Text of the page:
Toronto Star

Million-dollar chef more creative now than ever

The Atlantic restaurant focuses on subtlety after Times of London review


Toronto chef Nathan Isberg was anointed earlier this year with a Million Dollar Review by a hotshot Times of London restaurant critic.

Has it swelled his head? Made him change his ethos? A resounding no. But Isberg, known for his experiment­al ingredient­s, and the unorthodox remunerati­on system at the Atlantic, his Dundas St. W. restaurant, has started taking more risks. So to speak. If you know Isberg, that doesn’t mean getting aggressive with ingredient­s, too kicky with flavours or creating food for the sake of art (he’s been lauded for using exotic ingredient­s, such as cricket, appropriat­ely and to sublime results).

This “Philosophe­r Chef,” as named by critic Giles Coren, is taking his dishes to an even more cerebral level. A subtler level.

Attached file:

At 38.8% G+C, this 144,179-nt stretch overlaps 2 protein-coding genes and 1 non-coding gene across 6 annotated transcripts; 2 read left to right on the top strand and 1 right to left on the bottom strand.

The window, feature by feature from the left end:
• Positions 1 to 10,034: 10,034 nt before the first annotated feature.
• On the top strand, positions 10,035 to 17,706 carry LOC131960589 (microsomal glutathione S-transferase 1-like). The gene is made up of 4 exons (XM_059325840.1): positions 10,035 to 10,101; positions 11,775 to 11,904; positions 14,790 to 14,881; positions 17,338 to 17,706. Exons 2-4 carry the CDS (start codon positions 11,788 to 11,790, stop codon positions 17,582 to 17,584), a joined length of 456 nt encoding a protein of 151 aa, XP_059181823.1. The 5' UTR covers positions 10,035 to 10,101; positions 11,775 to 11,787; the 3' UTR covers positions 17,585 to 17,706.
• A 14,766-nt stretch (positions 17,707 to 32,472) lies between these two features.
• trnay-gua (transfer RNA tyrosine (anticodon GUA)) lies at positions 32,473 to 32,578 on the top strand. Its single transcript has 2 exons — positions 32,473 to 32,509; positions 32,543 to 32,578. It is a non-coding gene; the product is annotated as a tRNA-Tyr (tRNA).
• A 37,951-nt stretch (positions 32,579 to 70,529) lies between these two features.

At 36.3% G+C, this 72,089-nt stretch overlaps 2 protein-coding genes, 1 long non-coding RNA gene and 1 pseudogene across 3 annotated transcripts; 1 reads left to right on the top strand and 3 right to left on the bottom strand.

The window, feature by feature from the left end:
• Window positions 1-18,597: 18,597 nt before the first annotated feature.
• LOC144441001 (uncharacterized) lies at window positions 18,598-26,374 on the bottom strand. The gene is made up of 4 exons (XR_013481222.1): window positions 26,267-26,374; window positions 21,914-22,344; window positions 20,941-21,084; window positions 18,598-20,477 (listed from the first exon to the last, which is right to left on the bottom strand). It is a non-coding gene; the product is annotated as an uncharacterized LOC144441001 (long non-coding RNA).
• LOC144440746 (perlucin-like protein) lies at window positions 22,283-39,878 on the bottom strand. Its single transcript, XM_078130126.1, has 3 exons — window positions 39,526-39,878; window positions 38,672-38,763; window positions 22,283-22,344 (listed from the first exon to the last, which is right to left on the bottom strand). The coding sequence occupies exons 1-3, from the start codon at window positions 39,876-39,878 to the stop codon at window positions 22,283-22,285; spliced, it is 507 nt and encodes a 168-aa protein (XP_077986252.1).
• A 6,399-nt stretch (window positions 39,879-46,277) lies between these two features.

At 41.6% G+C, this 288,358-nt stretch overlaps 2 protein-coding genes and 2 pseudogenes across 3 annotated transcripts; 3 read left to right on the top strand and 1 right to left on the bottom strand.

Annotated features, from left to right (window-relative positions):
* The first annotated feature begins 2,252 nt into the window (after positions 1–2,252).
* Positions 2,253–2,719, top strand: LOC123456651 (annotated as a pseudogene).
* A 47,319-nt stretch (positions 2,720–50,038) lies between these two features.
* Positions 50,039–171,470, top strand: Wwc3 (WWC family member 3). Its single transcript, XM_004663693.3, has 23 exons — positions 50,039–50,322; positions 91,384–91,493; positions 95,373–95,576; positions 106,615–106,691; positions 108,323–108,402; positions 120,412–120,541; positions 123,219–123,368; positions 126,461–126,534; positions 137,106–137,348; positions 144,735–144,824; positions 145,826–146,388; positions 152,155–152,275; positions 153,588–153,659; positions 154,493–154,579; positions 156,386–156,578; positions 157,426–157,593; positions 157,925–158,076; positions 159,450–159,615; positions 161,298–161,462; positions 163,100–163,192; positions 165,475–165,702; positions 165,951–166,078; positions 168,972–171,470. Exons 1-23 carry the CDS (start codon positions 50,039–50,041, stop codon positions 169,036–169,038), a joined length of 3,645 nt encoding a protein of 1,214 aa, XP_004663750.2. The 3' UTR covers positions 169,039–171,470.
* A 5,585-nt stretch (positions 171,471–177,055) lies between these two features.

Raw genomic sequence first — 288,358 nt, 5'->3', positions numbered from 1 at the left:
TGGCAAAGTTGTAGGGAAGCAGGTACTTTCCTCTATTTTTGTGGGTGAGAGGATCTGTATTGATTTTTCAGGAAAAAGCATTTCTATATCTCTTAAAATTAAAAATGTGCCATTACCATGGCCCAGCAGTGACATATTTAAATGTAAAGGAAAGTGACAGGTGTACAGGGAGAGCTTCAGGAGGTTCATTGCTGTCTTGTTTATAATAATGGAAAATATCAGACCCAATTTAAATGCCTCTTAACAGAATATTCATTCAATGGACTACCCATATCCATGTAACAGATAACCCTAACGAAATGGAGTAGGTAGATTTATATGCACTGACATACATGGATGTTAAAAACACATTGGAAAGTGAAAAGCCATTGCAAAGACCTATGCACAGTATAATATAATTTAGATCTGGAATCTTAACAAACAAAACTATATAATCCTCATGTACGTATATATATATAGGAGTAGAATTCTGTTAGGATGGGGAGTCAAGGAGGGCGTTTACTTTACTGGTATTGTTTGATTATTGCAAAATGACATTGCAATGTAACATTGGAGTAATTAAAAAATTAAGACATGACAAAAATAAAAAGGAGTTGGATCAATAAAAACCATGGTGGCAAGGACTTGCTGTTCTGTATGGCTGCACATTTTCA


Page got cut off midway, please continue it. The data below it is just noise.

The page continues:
“It’s about doing things differentl­y but doing it very delicately,” he says. “The idea is almost sort of like ghost flavours.”

You’ll sense and taste the sturgeon marrow and cedar oils in what Isberg sets on your plate, but, he says, you probably won’t be able to pinpoint the object of your pleasure. That’s exactly what he’s going for. With customers and high-profile clients practicall­y banging down his doors with requests for tables, Isberg has been nervous customers would be expecting more of a show.

Instead, the internatio­nal acclaim has given him freedom, he says “to be more creative” — his way.

“Before, there was a certain sense of ‘this is a restaurant,’ a place where people expect something in particular,” he says. “But I’ve started to see people coming in who are into an experience that’s not typical. That does give me a lot of licence.”

 ?? MICHELE HENRY/TORONTO STAR ?? Chef Nathan Isberg of the Atlantic restaurant on Dundas St. W.
MICHELE HENRY/TORONTO STAR Chef Nathan Isberg of the Atlantic restaurant on Dundas St. W.
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